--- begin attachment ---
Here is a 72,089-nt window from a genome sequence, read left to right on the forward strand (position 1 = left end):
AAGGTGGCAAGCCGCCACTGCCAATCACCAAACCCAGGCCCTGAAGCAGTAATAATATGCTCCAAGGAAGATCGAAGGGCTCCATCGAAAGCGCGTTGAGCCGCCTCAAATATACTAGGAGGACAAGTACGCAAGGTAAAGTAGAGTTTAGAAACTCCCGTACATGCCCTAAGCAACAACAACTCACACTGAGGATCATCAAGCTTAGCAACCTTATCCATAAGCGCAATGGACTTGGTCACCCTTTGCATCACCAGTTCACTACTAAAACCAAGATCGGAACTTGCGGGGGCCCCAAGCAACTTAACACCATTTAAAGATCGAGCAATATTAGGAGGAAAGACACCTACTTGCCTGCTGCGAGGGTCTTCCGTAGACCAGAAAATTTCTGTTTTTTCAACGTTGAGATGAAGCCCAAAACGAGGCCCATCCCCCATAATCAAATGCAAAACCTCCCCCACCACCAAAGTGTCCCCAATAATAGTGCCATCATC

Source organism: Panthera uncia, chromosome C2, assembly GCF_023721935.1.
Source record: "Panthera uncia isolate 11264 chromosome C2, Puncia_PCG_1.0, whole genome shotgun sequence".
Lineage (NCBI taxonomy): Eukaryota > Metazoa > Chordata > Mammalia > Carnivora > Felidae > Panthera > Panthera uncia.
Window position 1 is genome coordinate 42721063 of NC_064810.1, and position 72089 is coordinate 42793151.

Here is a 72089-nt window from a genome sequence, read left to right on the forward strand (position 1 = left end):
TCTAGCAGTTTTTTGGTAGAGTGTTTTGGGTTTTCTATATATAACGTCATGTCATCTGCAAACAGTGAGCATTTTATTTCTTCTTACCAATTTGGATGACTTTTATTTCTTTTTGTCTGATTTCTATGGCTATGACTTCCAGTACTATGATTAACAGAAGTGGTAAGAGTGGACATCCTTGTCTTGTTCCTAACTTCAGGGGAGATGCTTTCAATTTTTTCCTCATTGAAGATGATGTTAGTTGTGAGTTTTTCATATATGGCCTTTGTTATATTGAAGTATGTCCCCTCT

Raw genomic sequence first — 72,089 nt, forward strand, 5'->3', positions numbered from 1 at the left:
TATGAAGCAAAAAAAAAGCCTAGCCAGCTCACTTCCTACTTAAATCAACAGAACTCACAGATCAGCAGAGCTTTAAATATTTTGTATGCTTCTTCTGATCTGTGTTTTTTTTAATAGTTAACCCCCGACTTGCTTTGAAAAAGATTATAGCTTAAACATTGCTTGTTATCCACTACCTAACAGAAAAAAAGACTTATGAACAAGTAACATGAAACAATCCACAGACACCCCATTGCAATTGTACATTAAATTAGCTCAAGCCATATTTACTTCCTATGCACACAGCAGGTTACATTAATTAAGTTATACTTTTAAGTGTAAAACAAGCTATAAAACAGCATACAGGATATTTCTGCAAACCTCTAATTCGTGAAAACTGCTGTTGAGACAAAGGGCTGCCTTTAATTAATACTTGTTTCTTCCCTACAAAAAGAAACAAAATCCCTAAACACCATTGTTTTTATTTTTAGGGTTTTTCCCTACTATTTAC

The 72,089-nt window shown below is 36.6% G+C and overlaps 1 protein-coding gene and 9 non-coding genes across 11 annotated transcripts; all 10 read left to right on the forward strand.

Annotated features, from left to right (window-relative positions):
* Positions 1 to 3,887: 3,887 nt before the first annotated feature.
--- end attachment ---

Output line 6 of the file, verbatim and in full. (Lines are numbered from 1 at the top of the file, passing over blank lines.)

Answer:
Window position 1 is genome coordinate 42721063 of NC_064810.1, and position 72089 is coordinate 42793151.